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Abu Dhabi, UAESunday 19 August 2018

Ebola response in the DRC will set the tone for future outbreaks

The international community should support the WHO and bolster local prevention

A health worker outside the isolation ward at Bikoro Hospital, where suspected Ebola patients are diagnosed and treated, in Bikoro, DRC, during a previous outbreak in May. Mark Naftalin / EPA
A health worker outside the isolation ward at Bikoro Hospital, where suspected Ebola patients are diagnosed and treated, in Bikoro, DRC, during a previous outbreak in May. Mark Naftalin / EPA

On the humid and grassy plains of North Kivu, in the Democratic Republic of the Congo, a group of refrigerators are humming; inside them are life-saving vaccines for the deadly Ebola virus. They serve as a symbol of the ingenuity and courage demonstrated by health workers, who wade into environments from which most would flee.

As of Monday, more than 30 people had died in the latest outbreak while the DRC health ministry has identified 43 more suspected cases of Ebola in two provinces already racked by violence between dozens of armed groups. With more than one million displaced people living in those provinces, it is now a race against time to vaccinate those who might have been in contact with the infected.

The bravery of the two health workers who have already died should be a lesson to us all. Yet this is not an African problem but a global one. And the manner in which the world responds is an indicator of the foresight of the international community.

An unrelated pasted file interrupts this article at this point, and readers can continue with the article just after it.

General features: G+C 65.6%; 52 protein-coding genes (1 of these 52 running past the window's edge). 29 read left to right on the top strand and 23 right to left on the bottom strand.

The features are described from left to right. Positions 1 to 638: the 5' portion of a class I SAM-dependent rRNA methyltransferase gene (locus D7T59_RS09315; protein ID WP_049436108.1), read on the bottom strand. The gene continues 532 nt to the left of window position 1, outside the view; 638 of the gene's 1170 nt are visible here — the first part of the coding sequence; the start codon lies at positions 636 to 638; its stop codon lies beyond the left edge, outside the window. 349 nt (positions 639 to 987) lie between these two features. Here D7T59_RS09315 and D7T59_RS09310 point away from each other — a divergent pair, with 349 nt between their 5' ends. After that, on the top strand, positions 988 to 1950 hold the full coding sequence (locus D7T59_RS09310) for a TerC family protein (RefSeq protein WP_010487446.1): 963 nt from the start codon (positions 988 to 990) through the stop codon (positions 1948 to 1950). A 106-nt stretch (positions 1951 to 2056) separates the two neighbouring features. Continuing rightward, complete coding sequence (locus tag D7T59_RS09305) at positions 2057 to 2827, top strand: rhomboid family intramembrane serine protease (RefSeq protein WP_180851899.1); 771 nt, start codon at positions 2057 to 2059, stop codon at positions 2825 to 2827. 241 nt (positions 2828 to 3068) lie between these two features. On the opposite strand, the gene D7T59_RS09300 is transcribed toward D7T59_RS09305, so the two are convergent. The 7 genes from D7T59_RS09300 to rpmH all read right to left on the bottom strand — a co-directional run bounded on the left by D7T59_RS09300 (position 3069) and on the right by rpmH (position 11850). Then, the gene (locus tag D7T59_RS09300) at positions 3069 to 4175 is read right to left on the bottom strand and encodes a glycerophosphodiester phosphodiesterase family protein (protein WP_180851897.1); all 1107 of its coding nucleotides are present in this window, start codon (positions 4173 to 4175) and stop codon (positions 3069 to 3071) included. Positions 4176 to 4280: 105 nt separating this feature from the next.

The DRC is the birthplace of the virus, which acquired its name from Congo’s Ebola river in the 1970s. But it was in West Africa in 2014 that Ebola was at its most deadly, killing more than 11,000 people as it decimated weak health systems in Sierra Leone, Liberia and elsewhere.

The lethargic response of the World Health Organisation caused much soul-searching within the body, which elected its first African director general, Ethiopian Tedros Adhanom Ghebreyesus, last year. In Africa, certainly, investment in primary care clinics and local training in diagnostics and treatment would help contain viruses when they arise.

But epidemics are by their very nature surprising and vast swathes of the globe are vulnerable to contagion. In 2016, the Zika virus spread across Latin America, even reaching the United States.

Yemen, in the grip of the Iran-backed Houthi rebels, is suffering the world’s worst cholera outbreak. Only when these problems are viewed as global threats can they be adequately handled.

The international community should support the WHO and bolster local prevention and emergency response because the response to Ebola today sets the tone for outbreak response elsewhere tomorrow.

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